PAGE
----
Coming to America: Yousefi is an Iranian success story

At 28, Shahrouz Yousefi is older than most of his peers graduating May 18. But had he stayed in his native Tehran, Iran, he would not have gone to college at all.

The Islamic government imposes restrictions on members of Yousefi’s Bahai Faith. The religion arose in Iran in mid-19th century and, next to Islam, is the second most popular religion in Iran with 300,000 members in that country and 6 million worldwide. While Jews and Christians can seek higher education in Iran, Bahais cannot.

Shahrouz Yousefi likes to lift weights as a respite from what he calls the speedy pace of academic life. But he kept up fine, despite knowing little English when he emigrated from Iran.
Shahrouz Yousefi likes to lift weights as a respite from what he calls the speedy pace of academic life. But he kept up fine, despite knowing little English when he emigrated from Iran.

“I felt this persecution since childhood,” Yousefi says. “They view our religion as the last one to arise after Islam, and they think there should not be any religion after Muhammad.

“I am not talking about Muslims,” he adds. “I have many Muslim friends. I’m talking about the Iranian government.”

In the revolution of 1979, fundamentalists confiscated Bahai property and killed more than 200 Bahais, Yousefi says. His father, like many Bahais, lost his job.

To survive, the elder Yousefi bought a truck and began delivering fuel oil. Yousefi’s older brother assists in the business. His mother works in their home, which the Iranian government has threatened to confiscate, Yousefi says.

Drawn to electronics all his life, Yousefi decided to leave Iran in 2001 to pursue the education he desired.

He stays in touch with his family — which supports his decision — by e-mail and phone, but he hasn’t returned to his birthplace.

America was his dream. But there hasn’t been a U.S. embassy in Iran since 1979. So, he immigrated to neighboring Turkey, where he applied for immigration status in the United States. A U.S. official worked with him, and an agency arranged to send Yousefi to St. Louis, about which he knew little.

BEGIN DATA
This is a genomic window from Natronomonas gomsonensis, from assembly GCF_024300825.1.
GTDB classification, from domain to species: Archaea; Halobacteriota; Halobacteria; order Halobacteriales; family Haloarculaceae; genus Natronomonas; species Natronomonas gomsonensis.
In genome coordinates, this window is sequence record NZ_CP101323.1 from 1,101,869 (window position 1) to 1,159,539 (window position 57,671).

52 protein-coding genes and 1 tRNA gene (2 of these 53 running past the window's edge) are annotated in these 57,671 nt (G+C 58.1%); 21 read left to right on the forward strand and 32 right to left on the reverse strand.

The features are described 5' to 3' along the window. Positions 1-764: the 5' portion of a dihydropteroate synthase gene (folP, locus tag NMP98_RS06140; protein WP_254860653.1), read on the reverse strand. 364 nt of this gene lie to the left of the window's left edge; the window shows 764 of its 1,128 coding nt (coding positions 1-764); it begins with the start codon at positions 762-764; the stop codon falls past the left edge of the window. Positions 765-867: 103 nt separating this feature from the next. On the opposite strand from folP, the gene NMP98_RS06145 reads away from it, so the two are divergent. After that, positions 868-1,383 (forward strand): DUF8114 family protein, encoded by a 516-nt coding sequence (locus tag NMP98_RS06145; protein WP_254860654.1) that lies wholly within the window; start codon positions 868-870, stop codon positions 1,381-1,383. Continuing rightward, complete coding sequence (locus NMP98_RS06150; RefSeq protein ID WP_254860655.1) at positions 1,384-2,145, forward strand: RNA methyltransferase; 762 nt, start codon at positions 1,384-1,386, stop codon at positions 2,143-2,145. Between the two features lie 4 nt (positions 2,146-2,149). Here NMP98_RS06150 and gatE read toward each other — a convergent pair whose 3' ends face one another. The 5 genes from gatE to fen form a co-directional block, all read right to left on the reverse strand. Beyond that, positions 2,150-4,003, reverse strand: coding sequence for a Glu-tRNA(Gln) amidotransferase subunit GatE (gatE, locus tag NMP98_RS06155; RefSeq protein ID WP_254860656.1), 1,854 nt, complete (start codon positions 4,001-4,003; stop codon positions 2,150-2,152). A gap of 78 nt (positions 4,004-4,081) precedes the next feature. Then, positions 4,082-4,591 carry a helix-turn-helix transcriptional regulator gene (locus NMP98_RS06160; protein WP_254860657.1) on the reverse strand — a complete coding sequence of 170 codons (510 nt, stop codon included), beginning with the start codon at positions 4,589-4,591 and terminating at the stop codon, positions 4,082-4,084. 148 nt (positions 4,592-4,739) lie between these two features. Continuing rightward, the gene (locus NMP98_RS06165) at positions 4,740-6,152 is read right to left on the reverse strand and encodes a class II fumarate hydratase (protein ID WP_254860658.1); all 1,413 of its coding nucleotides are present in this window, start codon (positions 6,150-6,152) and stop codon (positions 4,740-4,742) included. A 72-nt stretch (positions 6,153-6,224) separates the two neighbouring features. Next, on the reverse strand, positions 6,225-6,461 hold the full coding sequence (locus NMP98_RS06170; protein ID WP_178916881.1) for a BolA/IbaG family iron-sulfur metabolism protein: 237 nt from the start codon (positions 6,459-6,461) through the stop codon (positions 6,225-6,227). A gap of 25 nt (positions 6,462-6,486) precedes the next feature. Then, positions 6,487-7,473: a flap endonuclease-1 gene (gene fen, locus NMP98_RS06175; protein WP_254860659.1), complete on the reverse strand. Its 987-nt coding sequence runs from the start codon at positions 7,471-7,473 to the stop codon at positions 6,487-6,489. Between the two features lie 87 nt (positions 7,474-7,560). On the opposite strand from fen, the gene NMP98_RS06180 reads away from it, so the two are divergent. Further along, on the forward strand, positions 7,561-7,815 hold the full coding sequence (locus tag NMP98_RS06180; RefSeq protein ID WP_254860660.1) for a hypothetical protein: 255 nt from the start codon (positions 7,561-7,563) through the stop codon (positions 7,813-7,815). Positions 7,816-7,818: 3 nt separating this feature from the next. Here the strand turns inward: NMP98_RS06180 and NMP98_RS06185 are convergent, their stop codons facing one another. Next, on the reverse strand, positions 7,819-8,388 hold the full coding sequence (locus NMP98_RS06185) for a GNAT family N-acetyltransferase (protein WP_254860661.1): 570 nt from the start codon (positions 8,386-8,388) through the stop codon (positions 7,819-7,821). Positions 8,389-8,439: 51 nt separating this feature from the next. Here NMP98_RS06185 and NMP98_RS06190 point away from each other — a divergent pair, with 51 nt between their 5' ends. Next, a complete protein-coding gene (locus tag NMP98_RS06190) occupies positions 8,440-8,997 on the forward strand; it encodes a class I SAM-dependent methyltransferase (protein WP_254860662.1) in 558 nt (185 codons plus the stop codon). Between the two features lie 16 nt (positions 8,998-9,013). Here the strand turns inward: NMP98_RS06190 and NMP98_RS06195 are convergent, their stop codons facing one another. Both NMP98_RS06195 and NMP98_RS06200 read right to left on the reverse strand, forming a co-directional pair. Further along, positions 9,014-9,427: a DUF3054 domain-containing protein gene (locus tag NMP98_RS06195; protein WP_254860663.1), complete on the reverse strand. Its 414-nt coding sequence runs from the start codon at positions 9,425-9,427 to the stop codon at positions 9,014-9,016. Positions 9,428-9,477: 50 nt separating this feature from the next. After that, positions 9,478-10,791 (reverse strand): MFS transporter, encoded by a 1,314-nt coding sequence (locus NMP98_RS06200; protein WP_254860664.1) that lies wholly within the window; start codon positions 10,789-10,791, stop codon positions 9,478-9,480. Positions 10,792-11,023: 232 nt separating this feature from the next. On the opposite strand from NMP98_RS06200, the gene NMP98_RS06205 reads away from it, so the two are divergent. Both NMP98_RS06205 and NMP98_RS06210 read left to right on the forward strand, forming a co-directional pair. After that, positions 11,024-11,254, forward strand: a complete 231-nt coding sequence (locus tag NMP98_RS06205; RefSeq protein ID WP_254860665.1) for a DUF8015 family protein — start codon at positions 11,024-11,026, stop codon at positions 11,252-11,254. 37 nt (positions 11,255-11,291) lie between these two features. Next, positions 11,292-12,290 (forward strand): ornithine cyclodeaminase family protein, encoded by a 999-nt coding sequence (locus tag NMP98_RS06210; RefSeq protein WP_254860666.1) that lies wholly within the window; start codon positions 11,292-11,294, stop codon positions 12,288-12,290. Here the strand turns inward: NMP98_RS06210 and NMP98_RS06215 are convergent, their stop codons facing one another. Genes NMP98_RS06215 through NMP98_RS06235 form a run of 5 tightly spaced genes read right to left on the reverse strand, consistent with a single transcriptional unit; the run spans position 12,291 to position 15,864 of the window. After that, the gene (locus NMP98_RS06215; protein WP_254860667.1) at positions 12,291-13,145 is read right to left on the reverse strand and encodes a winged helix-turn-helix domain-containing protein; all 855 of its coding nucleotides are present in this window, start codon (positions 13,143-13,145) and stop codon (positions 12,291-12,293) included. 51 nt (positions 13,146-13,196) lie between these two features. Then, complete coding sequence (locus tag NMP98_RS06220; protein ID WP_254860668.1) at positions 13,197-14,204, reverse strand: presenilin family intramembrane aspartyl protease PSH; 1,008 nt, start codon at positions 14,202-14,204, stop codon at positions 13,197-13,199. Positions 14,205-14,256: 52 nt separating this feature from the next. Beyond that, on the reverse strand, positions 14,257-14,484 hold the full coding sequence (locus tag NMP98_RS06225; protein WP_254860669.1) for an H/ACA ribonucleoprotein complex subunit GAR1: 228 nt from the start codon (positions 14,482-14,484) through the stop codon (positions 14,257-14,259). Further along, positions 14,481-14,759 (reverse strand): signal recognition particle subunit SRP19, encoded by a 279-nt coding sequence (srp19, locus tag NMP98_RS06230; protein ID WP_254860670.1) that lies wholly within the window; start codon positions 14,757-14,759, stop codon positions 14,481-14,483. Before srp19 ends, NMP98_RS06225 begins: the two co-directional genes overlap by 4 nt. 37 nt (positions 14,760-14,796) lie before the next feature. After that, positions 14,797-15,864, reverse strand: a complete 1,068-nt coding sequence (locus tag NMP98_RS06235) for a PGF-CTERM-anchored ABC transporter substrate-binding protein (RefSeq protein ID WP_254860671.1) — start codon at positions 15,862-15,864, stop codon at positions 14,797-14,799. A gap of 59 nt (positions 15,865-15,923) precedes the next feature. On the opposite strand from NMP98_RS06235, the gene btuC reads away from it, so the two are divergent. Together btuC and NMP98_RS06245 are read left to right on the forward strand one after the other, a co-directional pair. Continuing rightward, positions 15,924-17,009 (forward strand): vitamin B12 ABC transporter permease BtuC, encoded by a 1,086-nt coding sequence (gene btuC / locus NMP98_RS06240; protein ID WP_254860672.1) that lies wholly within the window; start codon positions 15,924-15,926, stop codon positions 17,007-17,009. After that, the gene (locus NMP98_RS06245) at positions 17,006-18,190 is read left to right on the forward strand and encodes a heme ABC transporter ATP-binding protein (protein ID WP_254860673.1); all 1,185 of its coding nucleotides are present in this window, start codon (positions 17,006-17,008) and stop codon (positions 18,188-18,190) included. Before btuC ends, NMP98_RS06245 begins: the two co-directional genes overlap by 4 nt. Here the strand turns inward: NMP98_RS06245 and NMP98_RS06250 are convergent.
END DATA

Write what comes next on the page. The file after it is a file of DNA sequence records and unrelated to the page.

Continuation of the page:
While he had a reading knowledge of English, he needed help speaking the language and following accents and dialects. The International Institute St. Louis provided lodging and food and enrolled him in a class to help improve his English.

He ended up enrolling in English as a Second Language classes at St. Louis Community College at Forest Park and began a full-time job as a parking attendant.

His language skills sharpened, and he gradually took more courses, doing so well that he became a member of Phi Theta Kappa honor society.

He told his college adviser, Sandra Knight, that he wanted to get a degree in electrical engineering. He eyed Washington University early on but ruled it out as too expensive. Then, Knight suggested something that changed Yousefi’s life.

“She encouraged me to apply here and to seek out scholarships,” Yousefi says. “She said there was lots of opportunity here.”

School of Engineering & Applied Science

In the process of seeking scholarships, he was interviewed for a special award: the Elizabeth Gray Danforth Scholarship.

Offered through the Women’s Society of Washington University and named for the University’s First Lady for 24 years, the late Elizabeth Gray Danforth, the scholarship goes to junior college transfer students.

Yousefi earned the scholarship.

“I was overjoyed to get the scholarship,” says Yousefi, who will receive a bachelor’s degree in electrical engineering from the School of Engineering & Applied Science. “I so much want to thank the Women’s Society of Washington University. Without them, I never would have studied here. They really made my dream come true.”

Yousefi finds the campus beautiful and the faculty friendly and challenging. The pace, he says, is speedy. For relaxation he plays soccer and works out regularly at a local YMCA.

After graduation, Yousefi is leaning toward accepting a job offer with the U.S. Patent and Trademark Office in Alexandria, Va., to gain experience and save money for graduate school. Teaching is a future possibility. Whatever Yousefi chooses, his adviser, Joseph A. O’Sullivan, thinks he’ll meet with success.

“My first meeting with Shahrouz went twice as long as scheduled — it is a real pleasure to talk with him,” says O’Sullivan, Ph.D., the Samuel C. Sachs Professor of Electrical Engineering.

“He has overcome so much already,” O’Sullivan adds. “I have confidence he will represent our University well.”